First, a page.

Understanding and fixing issues with time/clock



The system’s timezone is set in dom0.

VMs can read the system’s timezone value from dom0 through the QubesDB qubes-timezone key. On Linux VMs with qubes-core-agent installed the time zone is set at boot time by the /usr/lib/qubes/init/qubes-early-vm-config.sh script.

Clock synchronization


One of the VMs is defined globally as “clockVM”, from which other VMs and dom0 will synchronize their clock with. The following command in dom0 shows which VM has this role:

qubes-prefs clockvm

By default the clockVM is sys-net. Its clock is synchronized with remote NTP servers automatically by the systemd-timesyncd service.

The clockVM has the clocksync Qubes service enabled (as shown by qvm-service or in the Services tab in sys-net Qubes Setting GUI). This allows various scripts and systemd service definitions to test for the presence (or lack thereof) of /var/run/qubes-service/clocksync to differentiate the clockVM from other VMs. This in turn allows the clockVM to be based on the same template that other VMs use.

VMs (other than ClockVM)

Clock synchonization happens:

  • at boot time (qubes-sync-time systemd service)
  • after suspend (/etc/qubes/suspend-post.d/qvm-sync-clock.sh)
  • every 6 hours (qubes-sync-time.timer systemd timer)

Those scripts run /usr/bin/qvm-sync-clock which uses the qubes.GetDate RPC call to obtain the date from the clockVM and run /usr/lib/qubes/qubes-sync-clock to validate the data received and set the date.


Clock synchonization in dom0 is done by the /etc/cron.d/qubes-sync-clock.cron cron job every hour, which calls /usr/bin/qvm-sync-clock. Note that despite having the same name the qvm-sync-clock script in dom0 is different from the one installed in VMs; however it performs the same actions - using the qubes.GetDate RPC call, input validation and setting the date.

Tweaking time synchronization defaults


(Re)setting the clock every 6 hours might not be accurate enough for some software. There are basically two ways to improve it:

  • disable the timer and run a ntp client; that is the best solution for time accuracy but it increases the attack surface considerably.
  • change the definition of the systemd timer so that it’s run more frequently.

The latter is simply a matter of putting the following definition in /etc/systemd/system/qubes-sync-time.timer:


Doing so overrides the relevant definitions in /usr/lib/systemd/system/qubes-sync-time.timer and prevents the changes from being overwritten by the next qubes-core-agent-systemd package upgrade.

To test, reload the definitions with sudo systemctl daemon-reload and check the timers’ status with systemctl list-timers.

If you want those changes to stick after a reboot, apply them in the TemplateVM you’re using for your AppVM; alternatively you could put the systemd definition file in to your AppVM’s /rw/config folder and use the /rw/config/rc.local script to copy the definition file to /etc/systemd/system/qubes-sync-time.timer and issue a systemctl daemon-reload command.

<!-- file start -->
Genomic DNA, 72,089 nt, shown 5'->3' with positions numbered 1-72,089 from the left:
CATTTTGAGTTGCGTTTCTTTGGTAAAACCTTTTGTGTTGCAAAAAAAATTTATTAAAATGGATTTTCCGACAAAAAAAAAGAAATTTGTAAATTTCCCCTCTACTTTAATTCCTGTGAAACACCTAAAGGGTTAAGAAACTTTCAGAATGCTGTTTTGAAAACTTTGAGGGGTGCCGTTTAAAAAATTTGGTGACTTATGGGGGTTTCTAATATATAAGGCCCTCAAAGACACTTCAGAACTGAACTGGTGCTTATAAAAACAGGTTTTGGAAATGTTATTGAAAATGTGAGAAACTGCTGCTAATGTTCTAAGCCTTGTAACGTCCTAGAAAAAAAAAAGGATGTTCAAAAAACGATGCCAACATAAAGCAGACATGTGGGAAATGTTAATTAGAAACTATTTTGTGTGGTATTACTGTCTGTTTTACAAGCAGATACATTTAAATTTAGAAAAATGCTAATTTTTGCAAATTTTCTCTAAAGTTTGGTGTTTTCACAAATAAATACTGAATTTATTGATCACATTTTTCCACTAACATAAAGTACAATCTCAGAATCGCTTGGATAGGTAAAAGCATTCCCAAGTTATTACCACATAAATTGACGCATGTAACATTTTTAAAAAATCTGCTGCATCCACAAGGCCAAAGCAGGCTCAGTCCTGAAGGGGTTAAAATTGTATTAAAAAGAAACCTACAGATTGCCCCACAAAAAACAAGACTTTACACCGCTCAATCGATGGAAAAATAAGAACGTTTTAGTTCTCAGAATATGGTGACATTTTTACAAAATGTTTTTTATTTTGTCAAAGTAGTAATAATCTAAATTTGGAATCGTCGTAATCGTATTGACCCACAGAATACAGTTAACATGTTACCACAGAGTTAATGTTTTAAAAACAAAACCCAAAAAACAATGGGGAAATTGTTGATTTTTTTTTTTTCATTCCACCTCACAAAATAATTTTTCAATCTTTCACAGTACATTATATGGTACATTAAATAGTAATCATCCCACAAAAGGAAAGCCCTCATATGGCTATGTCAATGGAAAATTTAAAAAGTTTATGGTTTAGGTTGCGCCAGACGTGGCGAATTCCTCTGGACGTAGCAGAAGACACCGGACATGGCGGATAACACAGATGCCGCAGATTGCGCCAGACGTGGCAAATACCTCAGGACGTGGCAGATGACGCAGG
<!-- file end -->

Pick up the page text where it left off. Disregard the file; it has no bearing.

Simply change the cron “frequency” in /etc/cron.d/qubes-sync-clock.cron. This might not survive updates of the qubes-core-dom0-linux package though. If that’s the case, one could add a cron job that runs qvm-sync-clock more often, in addition to the original /etc/cron.d/qubes-sync-clock.cron cron job.

Debugging problems

Time off by X hours

A common issue is to have the time off by a number of hours. There are usually two causes:

  • Wrong configured timezone.
  • MS Windows was used before installing Qubes OS (or in the case of dual-boot installations). Windows stores the time in the hardware clock as “local time” while Linux stores the time as UTC.

To check that the timezone is OK in dom0, run timedatectl. Alternatively, look at the /etc/localtime symlink: it should point to a timezone in /usr/share/zoneinfo. If you need to change the timezone in dom0, you can use

sudo timedatectl set-timezone "Australia/Queensland"


sudo rm /etc/localtime
sudo ln -s /usr/share/zoneinfo/Australia/Queensland /etc/localtime

To set the system’s hardware clock to UTC, run the following command in the clockVM (usually sys-net):

sudo hwclock --systohc --utc

Then the easiest way to have the changes applied to all VMs is to do a full reboot.

Wrong time/date

It is also possible that the clockVM’s clock isn’t properly synchronized with remote NTP servers. Check the status of the systemd-timesyncd service with systemctl status systemd-timesyncd in the clockVM (usuall sys-net):

● systemd-timesyncd.service - Network Time Synchronization
   Loaded: loaded (/usr/lib/systemd/system/systemd-timesyncd.service; enabled; vendor preset: enabled)
  Drop-In: /usr/lib/systemd/system/systemd-timesyncd.service.d
   Active: active (running) since Sun 2018-04-29 06:59:59 EEST; 1 weeks 1 days ago
     Docs: man:systemd-timesyncd.service(8)
 Main PID: 16966 (systemd-timesyn)
   Status: "Synchronized to time server (0.fedora.pool.ntp.org)."
    Tasks: 2 (limit: 4915)
   CGroup: /system.slice/systemd-timesyncd.service
           └─16966 /usr/lib/systemd/systemd-timesyncd

In the output above, the clock was successfully synchronized with the 0.fedora.pool.ntp.org server. The output might be empty if logs were rotated though, in that case restart the service with systemctl restart systemd-timesyncd and recheck its status.

No clock synchronization usually means the clockVM has a problem with networking.

This document was migrated from the qubes-community project
  • Page archive
  • First commit: 07 May 2018. Last commit: 20 Sep 2018.
  • Applicable Qubes OS releases based on commit dates and supported releases: 3.2, 4.0
  • Original author(s) (GitHub usernames): taradiddles
  • Original author(s) (forum usernames): @taradiddles
  • Document license: CC BY 4.0